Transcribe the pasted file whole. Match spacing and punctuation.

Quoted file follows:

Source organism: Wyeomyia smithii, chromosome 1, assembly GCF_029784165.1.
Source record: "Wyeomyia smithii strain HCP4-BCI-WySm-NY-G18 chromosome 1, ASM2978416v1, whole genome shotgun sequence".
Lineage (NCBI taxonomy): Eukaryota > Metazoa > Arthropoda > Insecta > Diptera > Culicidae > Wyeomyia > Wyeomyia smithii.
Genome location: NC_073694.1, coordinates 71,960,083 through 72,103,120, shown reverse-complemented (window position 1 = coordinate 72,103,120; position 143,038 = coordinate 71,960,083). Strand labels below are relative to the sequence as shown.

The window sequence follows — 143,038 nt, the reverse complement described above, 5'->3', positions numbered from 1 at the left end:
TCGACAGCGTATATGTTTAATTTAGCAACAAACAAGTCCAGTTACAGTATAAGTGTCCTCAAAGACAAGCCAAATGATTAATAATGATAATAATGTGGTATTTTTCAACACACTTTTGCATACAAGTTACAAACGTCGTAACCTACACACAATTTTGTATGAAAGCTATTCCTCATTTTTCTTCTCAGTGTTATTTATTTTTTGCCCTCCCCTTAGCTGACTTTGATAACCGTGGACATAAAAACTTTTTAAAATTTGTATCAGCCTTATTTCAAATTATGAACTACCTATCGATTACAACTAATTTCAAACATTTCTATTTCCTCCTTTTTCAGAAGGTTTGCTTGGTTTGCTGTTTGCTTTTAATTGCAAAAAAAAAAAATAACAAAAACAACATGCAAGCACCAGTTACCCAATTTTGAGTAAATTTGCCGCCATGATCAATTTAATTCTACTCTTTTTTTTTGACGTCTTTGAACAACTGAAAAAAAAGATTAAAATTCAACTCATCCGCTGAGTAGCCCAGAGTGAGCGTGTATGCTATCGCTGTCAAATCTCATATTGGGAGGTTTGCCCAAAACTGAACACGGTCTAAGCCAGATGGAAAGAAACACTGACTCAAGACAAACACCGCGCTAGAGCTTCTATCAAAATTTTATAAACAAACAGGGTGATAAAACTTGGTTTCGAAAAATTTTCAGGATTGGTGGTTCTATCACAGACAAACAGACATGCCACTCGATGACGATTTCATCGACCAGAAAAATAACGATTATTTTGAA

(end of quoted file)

Source organism: Wyeomyia smithii, chromosome 1, assembly GCF_029784165.1.
Source record: "Wyeomyia smithii strain HCP4-BCI-WySm-NY-G18 chromosome 1, ASM2978416v1, whole genome shotgun sequence".
Lineage (NCBI taxonomy): Eukaryota > Metazoa > Arthropoda > Insecta > Diptera > Culicidae > Wyeomyia > Wyeomyia smithii.
Genome location: NC_073694.1, coordinates 71,960,083 through 72,103,120, shown reverse-complemented (window position 1 = coordinate 72,103,120; position 143,038 = coordinate 71,960,083). Strand labels below are relative to the sequence as shown.

The window sequence follows — 143,038 nt, the reverse complement described above, 5'->3', positions numbered from 1 at the left end:
TCGACAGCGTATATGTTTAATTTAGCAACAAACAAGTCCAGTTACAGTATAAGTGTCCTCAAAGACAAGCCAAATGATTAATAATGATAATAATGTGGTATTTTTCAACACACTTTTGCATACAAGTTACAAACGTCGTAACCTACACACAATTTTGTATGAAAGCTATTCCTCATTTTTCTTCTCAGTGTTATTTATTTTTTGCCCTCCCCTTAGCTGACTTTGATAACCGTGGACATAAAAACTTTTTAAAATTTGTATCAGCCTTATTTCAAATTATGAACTACCTATCGATTACAACTAATTTCAAACATTTCTATTTCCTCCTTTTTCAGAAGGTTTGCTTGGTTTGCTGTTTGCTTTTAATTGCAAAAAAAAAAAATAACAAAAACAACATGCAAGCACCAGTTACCCAATTTTGAGTAAATTTGCCGCCATGATCAATTTAATTCTACTCTTTTTTTTTGACGTCTTTGAACAACTGAAAAAAAAGATTAAAATTCAACTCATCCGCTGAGTAGCCCAGAGTGAGCGTGTATGCTATCGCTGTCAAATCTCATATTGGGAGGTTTGCCCAAAACTGAACACGGTCTAAGCCAGATGGAAAGAAACACTGACTCAAGACAAACACCGCGCTAGAGCTTCTATCAAAATTTTATAAACAAACAGGGTGATAAAACTTGGTTTCGAAAAATTTTCAGGATTGGTGGTTCTATCACAGACAAACAGACATGCCACTCGATGACGATTTCATCGACCAGAAAAATAACGATTATTTTGAA